On October 5, the New York Times published a bombshell article detailing three decades of sexual harassment by acclaimed Hollywood producer Harvey Weinstein. The Times reported that Weinstein's employers–the Weinstein Company and formerly Miramax–paid out “at least eight settlements with women” who accused Weinstein of illegal activity. A report published three days later by the New Yorker confirmed that at least 13 women alleged that Weinstein “sexually harassed or assaulted them.”
Confidentiality Agreements Often Keep Sexual Harassment Private
In the aftermath of these and other reports, the Weinstein Company severed all ties with Harvey Weinstein on October 8. This is not the end of the story, however, either in the press or the courts. On October 23, New York State Attorney General Eric T. Schneiderman opened an official inquiry into potential “gender discrimination and other civil rights violations” at the Weinstein Company, according to the Times. In a statement, Schneiderman said, “No New Yorker should be forced to walk into a workplace ruled by sexual intimidation, harassment or fear.”
At this stage, the Attorney General has not actually filed any formal criminal or civil charges. Rather, he issued subpoenas to the Weinstein Company seeking information related to the company's handling of prior sexual harassment and gender discrimination complaints. The Attorney General also reportedly wants to know about any of the prior settlements reported by the Times and other media outlets.
Indeed, the Weinstein scandal has brought renewed public attention to the common practice of using “confidentiality” or “nondisclosure” clauses in employment discrimination settlements. As the Washington Post explained in a recent article, “A typical confidentiality clause prohibits the employee not only from revealing the amount paid to her but also from discussing the facts and allegations relating to the underlying events.” An ex-employee who violates these terms may be liable for “liquidated damages” to her former employer, which in turn helps keep widespread discriminatory practices at a company from becoming public knowledge.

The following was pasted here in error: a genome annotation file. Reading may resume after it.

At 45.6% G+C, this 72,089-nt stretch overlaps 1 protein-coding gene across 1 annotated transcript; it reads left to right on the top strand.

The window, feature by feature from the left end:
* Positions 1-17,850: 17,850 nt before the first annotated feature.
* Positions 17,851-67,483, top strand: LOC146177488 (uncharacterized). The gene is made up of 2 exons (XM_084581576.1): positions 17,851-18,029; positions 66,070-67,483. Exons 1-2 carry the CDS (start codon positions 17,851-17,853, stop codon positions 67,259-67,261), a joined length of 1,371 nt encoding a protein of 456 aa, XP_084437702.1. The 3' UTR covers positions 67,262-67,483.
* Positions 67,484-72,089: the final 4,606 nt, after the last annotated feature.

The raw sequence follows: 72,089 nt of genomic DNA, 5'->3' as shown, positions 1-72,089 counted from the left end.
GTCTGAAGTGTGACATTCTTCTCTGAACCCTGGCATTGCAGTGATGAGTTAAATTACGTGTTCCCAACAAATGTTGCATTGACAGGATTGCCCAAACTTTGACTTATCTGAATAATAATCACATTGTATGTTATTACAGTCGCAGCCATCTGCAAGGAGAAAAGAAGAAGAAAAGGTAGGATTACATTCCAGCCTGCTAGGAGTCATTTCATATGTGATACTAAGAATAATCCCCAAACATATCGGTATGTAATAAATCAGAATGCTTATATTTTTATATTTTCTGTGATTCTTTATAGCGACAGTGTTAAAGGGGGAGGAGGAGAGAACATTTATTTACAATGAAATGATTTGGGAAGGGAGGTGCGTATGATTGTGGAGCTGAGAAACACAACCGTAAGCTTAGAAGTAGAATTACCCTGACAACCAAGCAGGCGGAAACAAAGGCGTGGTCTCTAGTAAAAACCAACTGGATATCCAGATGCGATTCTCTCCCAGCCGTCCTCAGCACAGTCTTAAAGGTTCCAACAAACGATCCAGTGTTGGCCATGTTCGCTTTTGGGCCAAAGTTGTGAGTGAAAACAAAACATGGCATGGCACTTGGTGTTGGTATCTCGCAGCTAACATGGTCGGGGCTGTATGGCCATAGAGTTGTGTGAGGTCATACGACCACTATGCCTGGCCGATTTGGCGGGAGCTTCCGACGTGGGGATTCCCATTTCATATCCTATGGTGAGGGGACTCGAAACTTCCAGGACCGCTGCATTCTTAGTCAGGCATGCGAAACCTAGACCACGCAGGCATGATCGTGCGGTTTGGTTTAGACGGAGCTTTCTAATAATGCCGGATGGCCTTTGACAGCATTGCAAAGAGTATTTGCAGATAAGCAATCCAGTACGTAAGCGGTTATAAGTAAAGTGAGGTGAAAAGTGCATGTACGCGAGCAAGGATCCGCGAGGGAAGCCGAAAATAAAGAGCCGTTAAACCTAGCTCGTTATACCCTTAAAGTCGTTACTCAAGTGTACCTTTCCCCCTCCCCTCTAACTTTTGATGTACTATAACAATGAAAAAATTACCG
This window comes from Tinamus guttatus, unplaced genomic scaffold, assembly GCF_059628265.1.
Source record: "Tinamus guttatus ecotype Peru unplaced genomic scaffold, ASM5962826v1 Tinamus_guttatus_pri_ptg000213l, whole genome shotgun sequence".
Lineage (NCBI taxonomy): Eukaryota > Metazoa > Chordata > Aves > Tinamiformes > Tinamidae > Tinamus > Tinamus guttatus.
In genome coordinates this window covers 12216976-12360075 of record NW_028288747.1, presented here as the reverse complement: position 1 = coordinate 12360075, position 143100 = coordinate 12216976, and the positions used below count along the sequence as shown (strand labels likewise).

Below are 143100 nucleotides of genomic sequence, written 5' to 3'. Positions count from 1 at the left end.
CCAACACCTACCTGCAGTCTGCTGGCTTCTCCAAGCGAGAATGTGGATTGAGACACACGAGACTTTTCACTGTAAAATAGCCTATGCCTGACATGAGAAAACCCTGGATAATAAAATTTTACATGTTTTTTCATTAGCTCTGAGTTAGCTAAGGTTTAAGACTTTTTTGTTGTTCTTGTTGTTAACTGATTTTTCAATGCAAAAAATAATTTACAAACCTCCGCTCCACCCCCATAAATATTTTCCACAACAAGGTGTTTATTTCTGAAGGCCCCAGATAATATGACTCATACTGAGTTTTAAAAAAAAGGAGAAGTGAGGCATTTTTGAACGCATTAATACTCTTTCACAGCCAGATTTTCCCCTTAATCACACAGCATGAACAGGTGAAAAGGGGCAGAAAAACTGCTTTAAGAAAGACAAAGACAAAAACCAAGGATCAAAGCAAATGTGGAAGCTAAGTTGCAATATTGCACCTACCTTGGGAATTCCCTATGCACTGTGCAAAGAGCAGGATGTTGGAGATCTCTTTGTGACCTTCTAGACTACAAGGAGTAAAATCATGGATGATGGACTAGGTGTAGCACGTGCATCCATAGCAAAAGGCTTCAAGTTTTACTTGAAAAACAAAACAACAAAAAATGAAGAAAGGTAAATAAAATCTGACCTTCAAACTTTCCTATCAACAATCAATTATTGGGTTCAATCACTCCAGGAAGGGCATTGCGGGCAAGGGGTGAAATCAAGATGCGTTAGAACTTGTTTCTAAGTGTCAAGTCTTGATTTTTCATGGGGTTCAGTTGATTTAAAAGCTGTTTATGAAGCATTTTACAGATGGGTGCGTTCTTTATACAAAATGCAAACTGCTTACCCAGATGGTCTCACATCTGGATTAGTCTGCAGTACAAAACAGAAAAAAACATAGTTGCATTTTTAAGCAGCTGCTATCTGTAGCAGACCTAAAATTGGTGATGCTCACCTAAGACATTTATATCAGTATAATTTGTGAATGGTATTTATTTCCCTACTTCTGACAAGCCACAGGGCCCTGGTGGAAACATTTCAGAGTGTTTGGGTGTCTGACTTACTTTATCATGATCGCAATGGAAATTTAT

ThePost also noted that most confidentiality clauses are “one-way.” That is to say, while the employee must remain silent, the employer is free to say whatever it wants about the employee. For instance, the employer may give the harassed employee a negative job reference to potential future employers.
Will New Anti-Harassment Legislation Help?
Beyond the New York Attorney General's investigation, the state legislature may also adopt additional protections for employees who are vulnerable to a culture of sexual harassment. A Queens assemblywoman recently introduced a bill that would extend the state's employment discrimination laws to provide stronger protections for fashion industry models. According to the Hollywood Reporter, the legislation would, if adopted, “place responsibility onto the shoulders of photographers, retailers and designers, among others, should a model experience harassment on their watch.”
If you have experienced sexual harassment of any kind in the workplace, it is critical you speak with an experienced New York employment law attorney as soon as possible. Time is of the essence when it comes to sexual harassment, and any delay on your part may be used against you later in court. Contact the Law Offices of Mahir S. Nisar today at (800) 496-3076 if you need help right away.